• ntt

    OK. Noobish question.. The title talks about Obj-C runtime. But the post is only about MKFoundation. What am I missing?

    • MugunthKumar

      MKFoundation is written completely using the runtime methods!

  • iOS Noob

    Was very impressed with MKObject XML serialization and deserialization at first… Until I realized during deserialization all of the object’s properties are set through the stringValue:

    [self setValue:[value stringValue] forKey:propertyName];

    Now try to serialize an MKObject with an NSNumber property, deserialize it back from XML, and then assign that deserialize’d object’s NSNumber property to another NSNumber. This WILL throw an exception and kill your app.

    Don’t get me wrong Mugunth, I appreciate your contribution to the open-source community and I especially appreciate the MIT license. It’s just frustrating that I’ve built my app on over-hyped open-source libraries that turn out to be garbage, bringing my app down with it.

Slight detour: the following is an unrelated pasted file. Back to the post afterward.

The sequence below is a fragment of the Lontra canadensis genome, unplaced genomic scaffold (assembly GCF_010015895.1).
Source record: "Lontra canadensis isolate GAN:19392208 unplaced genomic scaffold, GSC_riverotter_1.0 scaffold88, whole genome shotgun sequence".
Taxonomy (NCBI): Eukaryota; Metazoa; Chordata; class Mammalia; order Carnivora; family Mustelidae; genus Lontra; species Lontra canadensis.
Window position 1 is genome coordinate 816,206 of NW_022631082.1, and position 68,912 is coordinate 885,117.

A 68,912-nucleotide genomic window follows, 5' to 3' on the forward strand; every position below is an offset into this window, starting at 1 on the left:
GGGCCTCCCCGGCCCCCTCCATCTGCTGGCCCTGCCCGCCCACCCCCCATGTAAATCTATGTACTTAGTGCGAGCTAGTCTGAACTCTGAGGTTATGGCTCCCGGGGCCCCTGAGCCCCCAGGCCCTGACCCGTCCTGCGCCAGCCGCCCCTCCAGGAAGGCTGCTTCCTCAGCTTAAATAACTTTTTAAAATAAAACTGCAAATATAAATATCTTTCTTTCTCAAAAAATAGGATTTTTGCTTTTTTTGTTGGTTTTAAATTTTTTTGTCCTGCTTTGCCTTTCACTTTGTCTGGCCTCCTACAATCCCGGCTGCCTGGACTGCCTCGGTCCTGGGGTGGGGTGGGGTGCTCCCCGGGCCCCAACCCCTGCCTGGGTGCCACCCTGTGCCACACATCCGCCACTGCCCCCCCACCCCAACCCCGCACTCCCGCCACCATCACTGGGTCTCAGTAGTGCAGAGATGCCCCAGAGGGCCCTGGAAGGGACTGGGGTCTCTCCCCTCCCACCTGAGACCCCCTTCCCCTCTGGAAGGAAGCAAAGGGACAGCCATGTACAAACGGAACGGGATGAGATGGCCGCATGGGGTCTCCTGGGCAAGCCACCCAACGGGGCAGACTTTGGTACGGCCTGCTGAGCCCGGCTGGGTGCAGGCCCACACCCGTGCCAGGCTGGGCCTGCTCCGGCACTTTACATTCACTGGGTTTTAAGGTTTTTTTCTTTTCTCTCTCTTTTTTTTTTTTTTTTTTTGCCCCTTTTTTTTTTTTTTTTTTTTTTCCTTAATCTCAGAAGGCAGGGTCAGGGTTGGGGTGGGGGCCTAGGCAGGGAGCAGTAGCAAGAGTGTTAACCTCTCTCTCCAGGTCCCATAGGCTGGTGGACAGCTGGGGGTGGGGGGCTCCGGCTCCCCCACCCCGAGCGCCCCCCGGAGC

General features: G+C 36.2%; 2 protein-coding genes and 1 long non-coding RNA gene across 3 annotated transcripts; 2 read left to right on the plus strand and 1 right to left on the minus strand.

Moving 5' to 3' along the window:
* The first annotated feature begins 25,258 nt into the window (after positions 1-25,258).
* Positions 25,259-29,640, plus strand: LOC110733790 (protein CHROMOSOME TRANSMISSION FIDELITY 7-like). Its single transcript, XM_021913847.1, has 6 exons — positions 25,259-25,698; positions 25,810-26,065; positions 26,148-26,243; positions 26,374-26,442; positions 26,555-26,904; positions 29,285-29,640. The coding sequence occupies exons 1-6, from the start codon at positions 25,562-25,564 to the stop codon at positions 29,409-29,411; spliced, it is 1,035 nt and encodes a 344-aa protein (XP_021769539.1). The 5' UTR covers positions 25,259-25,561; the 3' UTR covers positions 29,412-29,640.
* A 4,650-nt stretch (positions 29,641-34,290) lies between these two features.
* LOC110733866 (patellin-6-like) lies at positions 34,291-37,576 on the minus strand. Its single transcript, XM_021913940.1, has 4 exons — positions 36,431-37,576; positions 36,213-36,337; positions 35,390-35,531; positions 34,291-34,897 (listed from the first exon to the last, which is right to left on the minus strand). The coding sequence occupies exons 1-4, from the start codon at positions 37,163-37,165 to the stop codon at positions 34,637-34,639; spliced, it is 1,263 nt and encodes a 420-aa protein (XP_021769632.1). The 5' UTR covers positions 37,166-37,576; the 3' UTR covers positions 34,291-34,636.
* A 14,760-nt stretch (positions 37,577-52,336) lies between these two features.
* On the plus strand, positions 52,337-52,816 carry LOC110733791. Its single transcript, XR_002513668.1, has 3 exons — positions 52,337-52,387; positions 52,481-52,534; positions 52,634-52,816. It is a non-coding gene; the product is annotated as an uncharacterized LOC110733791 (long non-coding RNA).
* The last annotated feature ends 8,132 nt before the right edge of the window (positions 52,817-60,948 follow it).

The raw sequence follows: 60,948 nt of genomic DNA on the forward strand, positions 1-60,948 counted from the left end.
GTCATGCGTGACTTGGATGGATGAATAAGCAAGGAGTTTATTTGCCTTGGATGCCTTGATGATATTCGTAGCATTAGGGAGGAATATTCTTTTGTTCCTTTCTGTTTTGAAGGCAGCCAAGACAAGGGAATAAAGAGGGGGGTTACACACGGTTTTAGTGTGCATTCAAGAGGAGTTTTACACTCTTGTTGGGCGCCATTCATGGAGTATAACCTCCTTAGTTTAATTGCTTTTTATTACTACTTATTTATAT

• MugunthKumar

      You are doing it wrong. XML is not a native Foundation object nor it supports a binary style blobs. Converting to XML is “lossy” and it loses some info, in your case it is the data type. XML is string based. Every object has to be converted to strings. and XML doesn’t support datatypes other than strings.
      In your case, you have to override setValue:forKey method to convert the string “1” to a NSNumber.
      What you did is similar to opening a PSD and re-saving it over and over as JPG and blaming the tool for loss of data/clarity.

      • Ios Noob

        No, you are doing it wrong Mugunth.

        Yes, XML is lossy, no argument there. But you are totally barking at the wrong tree. Why look for data types in XML when they are all declared in your MKObject subclasses?

        To follow your analogy (though not necessarily accurate), it’s like creating a lossless PNG image from a lossy JPG source, when you had the original lossless PSD file all along.